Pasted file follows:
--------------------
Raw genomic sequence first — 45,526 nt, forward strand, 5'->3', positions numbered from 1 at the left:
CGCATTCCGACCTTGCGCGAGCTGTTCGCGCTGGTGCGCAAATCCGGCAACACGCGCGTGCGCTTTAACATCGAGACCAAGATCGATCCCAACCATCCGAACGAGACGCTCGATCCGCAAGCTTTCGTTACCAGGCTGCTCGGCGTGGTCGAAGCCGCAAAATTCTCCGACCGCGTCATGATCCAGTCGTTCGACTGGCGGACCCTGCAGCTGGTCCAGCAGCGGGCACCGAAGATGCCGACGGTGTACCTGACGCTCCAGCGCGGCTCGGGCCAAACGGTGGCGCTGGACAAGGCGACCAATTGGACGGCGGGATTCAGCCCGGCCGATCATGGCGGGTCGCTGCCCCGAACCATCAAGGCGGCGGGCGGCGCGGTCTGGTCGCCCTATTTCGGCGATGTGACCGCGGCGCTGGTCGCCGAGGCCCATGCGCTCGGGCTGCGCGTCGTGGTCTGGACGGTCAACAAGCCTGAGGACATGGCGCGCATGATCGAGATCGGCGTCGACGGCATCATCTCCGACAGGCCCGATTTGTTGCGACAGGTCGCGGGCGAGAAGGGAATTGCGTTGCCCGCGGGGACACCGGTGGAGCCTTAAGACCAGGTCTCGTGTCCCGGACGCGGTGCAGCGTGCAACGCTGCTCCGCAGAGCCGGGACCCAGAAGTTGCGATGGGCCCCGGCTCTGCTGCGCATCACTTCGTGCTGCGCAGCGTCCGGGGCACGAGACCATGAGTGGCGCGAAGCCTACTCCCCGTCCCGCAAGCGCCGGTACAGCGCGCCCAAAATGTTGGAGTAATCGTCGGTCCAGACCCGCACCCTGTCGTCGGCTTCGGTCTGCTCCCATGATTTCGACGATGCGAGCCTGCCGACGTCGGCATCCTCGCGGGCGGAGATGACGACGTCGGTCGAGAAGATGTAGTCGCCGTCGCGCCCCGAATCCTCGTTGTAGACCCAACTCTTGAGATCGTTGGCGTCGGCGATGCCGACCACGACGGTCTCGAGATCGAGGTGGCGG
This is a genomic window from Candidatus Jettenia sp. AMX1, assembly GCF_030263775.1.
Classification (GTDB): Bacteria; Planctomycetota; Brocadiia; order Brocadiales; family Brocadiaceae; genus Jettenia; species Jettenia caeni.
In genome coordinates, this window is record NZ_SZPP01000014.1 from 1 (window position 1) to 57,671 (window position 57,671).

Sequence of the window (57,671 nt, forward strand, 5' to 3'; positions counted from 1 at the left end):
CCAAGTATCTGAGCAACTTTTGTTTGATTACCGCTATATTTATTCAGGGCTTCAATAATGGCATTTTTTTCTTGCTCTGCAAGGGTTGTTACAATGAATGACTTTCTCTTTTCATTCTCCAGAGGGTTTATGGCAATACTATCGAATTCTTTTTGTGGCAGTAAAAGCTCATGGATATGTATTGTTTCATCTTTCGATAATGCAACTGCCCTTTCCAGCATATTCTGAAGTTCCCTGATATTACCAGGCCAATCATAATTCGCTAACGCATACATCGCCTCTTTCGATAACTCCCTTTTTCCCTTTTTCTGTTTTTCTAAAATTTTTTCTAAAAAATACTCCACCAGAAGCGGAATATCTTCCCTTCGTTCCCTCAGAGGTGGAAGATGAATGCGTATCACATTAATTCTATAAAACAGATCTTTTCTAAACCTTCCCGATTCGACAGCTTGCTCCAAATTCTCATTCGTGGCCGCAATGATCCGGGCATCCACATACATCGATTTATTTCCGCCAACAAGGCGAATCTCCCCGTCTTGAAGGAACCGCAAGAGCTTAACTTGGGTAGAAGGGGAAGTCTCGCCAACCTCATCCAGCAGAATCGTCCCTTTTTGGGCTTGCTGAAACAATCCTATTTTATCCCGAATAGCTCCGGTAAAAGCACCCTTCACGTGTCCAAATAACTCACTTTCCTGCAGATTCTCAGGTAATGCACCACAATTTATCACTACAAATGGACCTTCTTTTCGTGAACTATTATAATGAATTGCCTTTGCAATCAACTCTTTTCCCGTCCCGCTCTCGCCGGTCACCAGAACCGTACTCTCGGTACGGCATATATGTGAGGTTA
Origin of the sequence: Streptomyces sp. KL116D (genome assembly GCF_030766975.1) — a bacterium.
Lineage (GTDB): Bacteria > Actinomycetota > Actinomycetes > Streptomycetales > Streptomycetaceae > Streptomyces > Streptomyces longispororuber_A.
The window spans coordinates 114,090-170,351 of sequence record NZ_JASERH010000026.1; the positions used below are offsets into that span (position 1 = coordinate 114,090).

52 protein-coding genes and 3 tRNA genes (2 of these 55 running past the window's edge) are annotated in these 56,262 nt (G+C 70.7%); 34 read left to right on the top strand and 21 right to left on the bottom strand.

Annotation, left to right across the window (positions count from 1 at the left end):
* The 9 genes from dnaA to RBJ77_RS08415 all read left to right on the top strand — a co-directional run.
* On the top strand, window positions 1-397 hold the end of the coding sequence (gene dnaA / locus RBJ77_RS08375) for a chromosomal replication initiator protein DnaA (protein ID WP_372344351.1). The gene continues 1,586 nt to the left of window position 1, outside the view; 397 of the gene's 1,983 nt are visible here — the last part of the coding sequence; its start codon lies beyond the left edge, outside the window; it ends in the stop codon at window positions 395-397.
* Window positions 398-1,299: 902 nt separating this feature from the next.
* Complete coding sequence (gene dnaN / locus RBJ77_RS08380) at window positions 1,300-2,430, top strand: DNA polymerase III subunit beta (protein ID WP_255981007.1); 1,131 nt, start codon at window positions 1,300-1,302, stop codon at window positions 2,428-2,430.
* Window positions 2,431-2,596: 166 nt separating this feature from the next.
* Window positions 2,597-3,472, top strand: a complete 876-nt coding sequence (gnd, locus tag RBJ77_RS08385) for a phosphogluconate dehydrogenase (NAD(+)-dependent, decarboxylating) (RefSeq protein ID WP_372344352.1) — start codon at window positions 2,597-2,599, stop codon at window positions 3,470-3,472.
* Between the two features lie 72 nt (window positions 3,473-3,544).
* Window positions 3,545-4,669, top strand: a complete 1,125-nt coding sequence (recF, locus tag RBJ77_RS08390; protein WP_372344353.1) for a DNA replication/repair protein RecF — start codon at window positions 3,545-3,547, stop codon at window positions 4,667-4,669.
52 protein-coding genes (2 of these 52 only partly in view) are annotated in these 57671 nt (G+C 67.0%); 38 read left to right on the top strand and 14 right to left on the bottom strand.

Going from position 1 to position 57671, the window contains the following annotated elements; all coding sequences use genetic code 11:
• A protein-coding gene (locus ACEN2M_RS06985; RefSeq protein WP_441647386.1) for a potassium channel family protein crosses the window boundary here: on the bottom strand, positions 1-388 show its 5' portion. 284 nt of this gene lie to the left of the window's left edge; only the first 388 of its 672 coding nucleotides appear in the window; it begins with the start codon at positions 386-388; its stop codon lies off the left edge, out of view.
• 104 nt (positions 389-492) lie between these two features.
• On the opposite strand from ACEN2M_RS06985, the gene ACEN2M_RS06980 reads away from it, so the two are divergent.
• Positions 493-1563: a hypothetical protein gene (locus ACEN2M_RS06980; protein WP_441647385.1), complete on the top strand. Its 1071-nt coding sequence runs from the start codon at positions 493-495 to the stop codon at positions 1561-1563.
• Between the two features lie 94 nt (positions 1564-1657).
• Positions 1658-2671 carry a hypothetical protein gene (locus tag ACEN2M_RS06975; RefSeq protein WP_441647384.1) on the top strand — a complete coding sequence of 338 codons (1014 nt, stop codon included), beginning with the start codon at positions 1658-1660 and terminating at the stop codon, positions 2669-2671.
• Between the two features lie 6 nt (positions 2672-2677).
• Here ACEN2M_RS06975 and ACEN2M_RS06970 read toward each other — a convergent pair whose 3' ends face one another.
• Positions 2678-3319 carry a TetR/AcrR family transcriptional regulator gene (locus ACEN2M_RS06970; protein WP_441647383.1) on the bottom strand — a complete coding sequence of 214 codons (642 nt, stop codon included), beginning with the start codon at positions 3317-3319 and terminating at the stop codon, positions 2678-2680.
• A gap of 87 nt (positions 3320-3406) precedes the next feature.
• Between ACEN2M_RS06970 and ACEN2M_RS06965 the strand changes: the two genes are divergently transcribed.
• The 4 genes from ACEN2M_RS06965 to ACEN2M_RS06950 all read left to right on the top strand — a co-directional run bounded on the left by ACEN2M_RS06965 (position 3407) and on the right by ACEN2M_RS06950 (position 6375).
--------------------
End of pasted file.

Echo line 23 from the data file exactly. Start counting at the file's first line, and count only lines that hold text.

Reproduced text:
• A protein-coding gene (locus ACEN2M_RS06985; RefSeq protein WP_441647386.1) for a potassium channel family protein crosses the window boundary here: on the bottom strand, positions 1-388 show its 5' portion. 284 nt of this gene lie to the left of the window's left edge; only the first 388 of its 672 coding nucleotides appear in the window; it begins with the start codon at positions 386-388; its stop codon lies off the left edge, out of view.